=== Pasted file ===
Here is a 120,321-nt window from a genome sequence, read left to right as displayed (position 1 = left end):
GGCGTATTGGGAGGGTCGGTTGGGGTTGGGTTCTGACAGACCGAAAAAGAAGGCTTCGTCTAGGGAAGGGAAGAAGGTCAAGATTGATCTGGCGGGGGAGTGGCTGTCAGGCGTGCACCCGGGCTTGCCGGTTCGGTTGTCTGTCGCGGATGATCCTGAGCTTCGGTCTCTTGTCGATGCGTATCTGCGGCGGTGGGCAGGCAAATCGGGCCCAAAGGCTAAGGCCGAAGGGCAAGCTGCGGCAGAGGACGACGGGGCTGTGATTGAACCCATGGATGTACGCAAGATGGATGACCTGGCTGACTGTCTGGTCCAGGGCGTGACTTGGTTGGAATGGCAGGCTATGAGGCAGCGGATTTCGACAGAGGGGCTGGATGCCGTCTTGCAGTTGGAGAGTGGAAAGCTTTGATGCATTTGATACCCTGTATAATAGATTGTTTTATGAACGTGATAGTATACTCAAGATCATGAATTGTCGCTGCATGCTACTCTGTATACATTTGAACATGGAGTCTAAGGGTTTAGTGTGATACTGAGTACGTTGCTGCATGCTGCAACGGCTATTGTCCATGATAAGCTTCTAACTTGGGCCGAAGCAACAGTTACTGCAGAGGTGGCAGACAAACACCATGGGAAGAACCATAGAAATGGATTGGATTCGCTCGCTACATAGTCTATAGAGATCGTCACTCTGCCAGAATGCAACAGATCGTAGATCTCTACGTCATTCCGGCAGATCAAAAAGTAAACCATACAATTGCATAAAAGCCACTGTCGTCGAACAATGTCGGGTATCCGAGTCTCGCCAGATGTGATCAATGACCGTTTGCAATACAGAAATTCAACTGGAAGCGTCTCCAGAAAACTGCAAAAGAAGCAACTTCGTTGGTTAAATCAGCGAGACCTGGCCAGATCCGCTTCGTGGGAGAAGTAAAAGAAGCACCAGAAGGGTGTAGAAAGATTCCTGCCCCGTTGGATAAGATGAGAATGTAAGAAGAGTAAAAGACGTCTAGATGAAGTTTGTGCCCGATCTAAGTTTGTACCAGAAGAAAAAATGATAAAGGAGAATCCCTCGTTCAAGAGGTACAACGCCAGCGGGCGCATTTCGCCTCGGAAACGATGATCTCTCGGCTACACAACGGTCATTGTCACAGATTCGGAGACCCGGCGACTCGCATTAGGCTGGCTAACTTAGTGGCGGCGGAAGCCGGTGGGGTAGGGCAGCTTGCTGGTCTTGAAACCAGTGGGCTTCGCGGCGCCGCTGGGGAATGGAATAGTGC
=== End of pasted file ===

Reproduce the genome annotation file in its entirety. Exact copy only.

Here is a 120,321-nt window from a genome sequence, read left to right as displayed (position 1 = left end):
GGCGTATTGGGAGGGTCGGTTGGGGTTGGGTTCTGACAGACCGAAAAAGAAGGCTTCGTCTAGGGAAGGGAAGAAGGTCAAGATTGATCTGGCGGGGGAGTGGCTGTCAGGCGTGCACCCGGGCTTGCCGGTTCGGTTGTCTGTCGCGGATGATCCTGAGCTTCGGTCTCTTGTCGATGCGTATCTGCGGCGGTGGGCAGGCAAATCGGGCCCAAAGGCTAAGGCCGAAGGGCAAGCTGCGGCAGAGGACGACGGGGCTGTGATTGAACCCATGGATGTACGCAAGATGGATGACCTGGCTGACTGTCTGGTCCAGGGCGTGACTTGGTTGGAATGGCAGGCTATGAGGCAGCGGATTTCGACAGAGGGGCTGGATGCCGTCTTGCAGTTGGAGAGTGGAAAGCTTTGATGCATTTGATACCCTGTATAATAGATTGTTTTATGAACGTGATAGTATACTCAAGATCATGAATTGTCGCTGCATGCTACTCTGTATACATTTGAACATGGAGTCTAAGGGTTTAGTGTGATACTGAGTACGTTGCTGCATGCTGCAACGGCTATTGTCCATGATAAGCTTCTAACTTGGGCCGAAGCAACAGTTACTGCAGAGGTGGCAGACAAACACCATGGGAAGAACCATAGAAATGGATTGGATTCGCTCGCTACATAGTCTATAGAGATCGTCACTCTGCCAGAATGCAACAGATCGTAGATCTCTACGTCATTCCGGCAGATCAAAAAGTAAACCATACAATTGCATAAAAGCCACTGTCGTCGAACAATGTCGGGTATCCGAGTCTCGCCAGATGTGATCAATGACCGTTTGCAATACAGAAATTCAACTGGAAGCGTCTCCAGAAAACTGCAAAAGAAGCAACTTCGTTGGTTAAATCAGCGAGACCTGGCCAGATCCGCTTCGTGGGAGAAGTAAAAGAAGCACCAGAAGGGTGTAGAAAGATTCCTGCCCCGTTGGATAAGATGAGAATGTAAGAAGAGTAAAAGACGTCTAGATGAAGTTTGTGCCCGATCTAAGTTTGTACCAGAAGAAAAAATGATAAAGGAGAATCCCTCGTTCAAGAGGTACAACGCCAGCGGGCGCATTTCGCCTCGGAAACGATGATCTCTCGGCTACACAACGGTCATTGTCACAGATTCGGAGACCCGGCGACTCGCATTAGGCTGGCTAACTTAGTGGCGGCGGAAGCCGGTGGGGTAGGGCAGCTTGCTGGTCTTGAAACCAGTGGGCTTCGCGGCGCCGCTGGGGAATGGAATAGTGC